Build the Trolley and They Will Come

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Posted by daveklepper on Wednesday, November 22, 2017 6:50 AM

The article clearly states that even before implementation of "The Trolley," parking is going to be improved and expanded.   At the Zoo.

Please reread the article.  Thanks!

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Posted by Overmod on Wednesday, November 22, 2017 1:40 PM

You are right.  I think I could not read enough of the story as the right-hand ⅔ is cut off on a phone

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Posted by daveklepper on Friday, November 24, 2017 12:19 AM
Charlotte, NC
Light-rail commuters will get good news in 2018: Trains will run more frequently.
BY STEVE HARRISON
NOVEMBER 22, 2017 12:09 PM
The Lynx Blue Line will operate more frequently during rush hour next year, with rush-hour trains operating every 7.5 minutes instead of every 10 minutes.
When the Lynx extension to University City opens in March, the Charlotte Area Transit System plans to add more trains at rush hour. CATS said it doesn’t know how long that rush hour window will be, but today CATS considers rush hour from 6 a.m. to 9 a.m. and from 3 p.m. to 6 p.m.
“When we open the expansion, we can run more frequent trains,” said CATS chief executive John Lewis in an interview this week.
When the Lynx opened 10 years ago, rush-hour trains operated every 7.5 minutes. But in 2009, during the recession, CATS reduced service to every 10 minutes during rush hour to save money. The 10-minute headways have been in place ever since.For the rest of the day, the train operates every 15 minutes.
CATS said it’s still studying how frequently the train will operate during non-peak times.
From 3-6 p.m. and from 6 to 9 a.m. the train operates every 10 minutes. During other parts of the day it comes every 15 minutes.
The 9.3-mile, $1.1 billion extension is scheduled to open in March. The platforms at the new stations are built long enough to handle three-car trains, and CATS originally planned to operate three-car trains on the entire 20-mile line. That would have relieved rush-hour crowding.
CATS has been lengthening the length of station platforms on the existing Lynx line so they could handle three-car trains. The city spent roughly $17 million lengthening four stations – Seventh Street, Stonewall, Woodlawn and I-485/South Boulevard. That left 11 station platforms that needed to be lengthened.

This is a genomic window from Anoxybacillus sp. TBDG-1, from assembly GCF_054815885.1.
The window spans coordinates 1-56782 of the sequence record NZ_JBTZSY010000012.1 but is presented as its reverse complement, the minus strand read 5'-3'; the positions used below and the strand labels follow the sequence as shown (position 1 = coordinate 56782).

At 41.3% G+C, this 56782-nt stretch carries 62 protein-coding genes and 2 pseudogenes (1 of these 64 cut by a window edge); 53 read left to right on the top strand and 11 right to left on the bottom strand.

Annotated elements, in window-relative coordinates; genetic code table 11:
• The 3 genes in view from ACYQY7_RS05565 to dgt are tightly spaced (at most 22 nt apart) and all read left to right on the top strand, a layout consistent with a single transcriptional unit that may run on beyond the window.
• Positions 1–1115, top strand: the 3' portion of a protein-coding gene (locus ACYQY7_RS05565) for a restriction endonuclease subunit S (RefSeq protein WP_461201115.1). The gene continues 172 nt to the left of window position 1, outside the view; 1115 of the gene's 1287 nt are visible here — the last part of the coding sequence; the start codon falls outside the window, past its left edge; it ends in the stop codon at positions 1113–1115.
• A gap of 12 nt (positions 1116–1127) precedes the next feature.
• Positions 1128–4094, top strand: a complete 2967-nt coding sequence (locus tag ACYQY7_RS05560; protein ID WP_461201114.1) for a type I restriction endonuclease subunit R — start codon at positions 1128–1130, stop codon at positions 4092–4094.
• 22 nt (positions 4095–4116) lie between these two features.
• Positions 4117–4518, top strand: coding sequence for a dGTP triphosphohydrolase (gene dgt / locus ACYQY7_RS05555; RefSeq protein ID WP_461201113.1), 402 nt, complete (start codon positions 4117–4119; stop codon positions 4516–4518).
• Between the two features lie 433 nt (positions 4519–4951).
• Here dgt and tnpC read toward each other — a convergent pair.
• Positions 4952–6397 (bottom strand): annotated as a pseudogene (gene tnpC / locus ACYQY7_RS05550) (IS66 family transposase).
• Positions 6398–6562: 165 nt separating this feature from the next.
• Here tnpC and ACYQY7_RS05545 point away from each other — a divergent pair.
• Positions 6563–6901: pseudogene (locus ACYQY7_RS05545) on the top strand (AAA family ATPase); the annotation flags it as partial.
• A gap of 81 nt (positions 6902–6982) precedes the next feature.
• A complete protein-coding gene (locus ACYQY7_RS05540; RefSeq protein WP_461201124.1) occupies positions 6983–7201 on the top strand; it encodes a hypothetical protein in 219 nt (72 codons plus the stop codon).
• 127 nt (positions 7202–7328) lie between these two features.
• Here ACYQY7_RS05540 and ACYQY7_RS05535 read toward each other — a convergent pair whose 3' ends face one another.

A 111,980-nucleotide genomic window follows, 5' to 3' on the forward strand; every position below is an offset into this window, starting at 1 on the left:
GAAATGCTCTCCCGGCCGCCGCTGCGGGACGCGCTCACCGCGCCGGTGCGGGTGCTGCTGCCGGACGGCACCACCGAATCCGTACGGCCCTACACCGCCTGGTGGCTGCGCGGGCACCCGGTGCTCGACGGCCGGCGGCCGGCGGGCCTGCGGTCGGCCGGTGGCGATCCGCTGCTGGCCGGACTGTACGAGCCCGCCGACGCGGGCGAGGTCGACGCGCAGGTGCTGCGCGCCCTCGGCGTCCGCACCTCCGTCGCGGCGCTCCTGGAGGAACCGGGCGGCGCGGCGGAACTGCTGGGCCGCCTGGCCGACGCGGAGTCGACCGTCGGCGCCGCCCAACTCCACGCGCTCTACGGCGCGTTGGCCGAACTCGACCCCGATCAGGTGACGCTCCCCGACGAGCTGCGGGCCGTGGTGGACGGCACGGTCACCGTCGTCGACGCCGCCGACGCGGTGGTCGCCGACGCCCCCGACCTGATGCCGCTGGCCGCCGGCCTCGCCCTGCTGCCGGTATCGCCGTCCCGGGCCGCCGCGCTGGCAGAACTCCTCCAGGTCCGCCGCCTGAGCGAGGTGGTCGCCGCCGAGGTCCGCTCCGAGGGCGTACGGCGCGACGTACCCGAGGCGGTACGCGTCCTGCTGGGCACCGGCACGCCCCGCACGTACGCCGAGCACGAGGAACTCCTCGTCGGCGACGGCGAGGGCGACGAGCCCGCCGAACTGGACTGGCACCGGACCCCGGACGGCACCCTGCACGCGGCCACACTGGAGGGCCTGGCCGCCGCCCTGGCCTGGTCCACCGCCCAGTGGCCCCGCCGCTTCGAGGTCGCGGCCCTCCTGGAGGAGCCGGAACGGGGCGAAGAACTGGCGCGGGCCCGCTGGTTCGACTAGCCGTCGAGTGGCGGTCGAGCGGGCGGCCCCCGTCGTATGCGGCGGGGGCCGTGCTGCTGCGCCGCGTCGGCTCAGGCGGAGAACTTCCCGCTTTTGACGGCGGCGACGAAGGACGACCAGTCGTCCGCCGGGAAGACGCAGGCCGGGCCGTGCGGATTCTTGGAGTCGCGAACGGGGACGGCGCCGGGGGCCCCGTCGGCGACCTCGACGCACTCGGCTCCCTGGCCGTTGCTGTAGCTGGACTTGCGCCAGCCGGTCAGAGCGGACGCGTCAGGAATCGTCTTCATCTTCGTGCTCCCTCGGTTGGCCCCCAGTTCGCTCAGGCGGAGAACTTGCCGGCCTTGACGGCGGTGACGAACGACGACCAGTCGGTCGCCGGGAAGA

But in January, CATS told the Federal Transit Administration that it was, for now, opting out of a program to increase capacity on the line. CATS said it hoped to resume work by 2024.
Though three-car trains will not operate for several years, having more frequent service during rush-hour could make trains less crowded.
The main contractor for the extension, Balfour Beatty, is preparing to turn the project over to CATS. After that, CATS has several months of its own testing to make sure the train is safe for riders.
Lewis said earlier this month he’s confident the train will open in March.
 
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Edward B. Hsvens
Tucson, Ariz,. 
 
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Posted by Overmod on Friday, November 24, 2017 4:50 AM

You would think they could address the short-platform issue with the New York expedient of yellow stripes on the long platforms marking the zone that will have doors open at the shorter ones.  That would have the effect of making the third car a virtual 'express' (albeit at regular speed) for the rush-hour people who will not often need to get off the train at shorter platforms inbound, and relieving at least some of the congestion in the 'regular' two cars outbound.  

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Posted by blue streak 1 on Friday, November 24, 2017 6:29 PM

daveklepper
But in January, CATS told the Federal Transit Administration that it was, for now, opting out of a program to increase capacity on the line. CATS said it hoped to resume work by 2024.

Why can't CATS operate 3 car trains and leave the third car  off the platform and not open the doors at short stations ?.  That would be much like NYC subway ?  Probably require some software changes ?

Also some signage at 3 car plaforms.  This poster is constantly puzzled and dismayed why agencies do not provide for fouture extensions of platforms,  It is very easy to provide utility conduits that terminate at the ends of platforms instead of having to dig up platforms to connect to utilities. 

The extensions also sometimes have problems extending because original platforms did not   provide for long enough sidings.  Another problem for some agencies is not providing stations that have future plans for additional tracks that build platforms that will be torn out to accommodate another track(s).  Example is VRE  

Note: TriRail did build platforms for additional track that was installed at FLL Airport station. 

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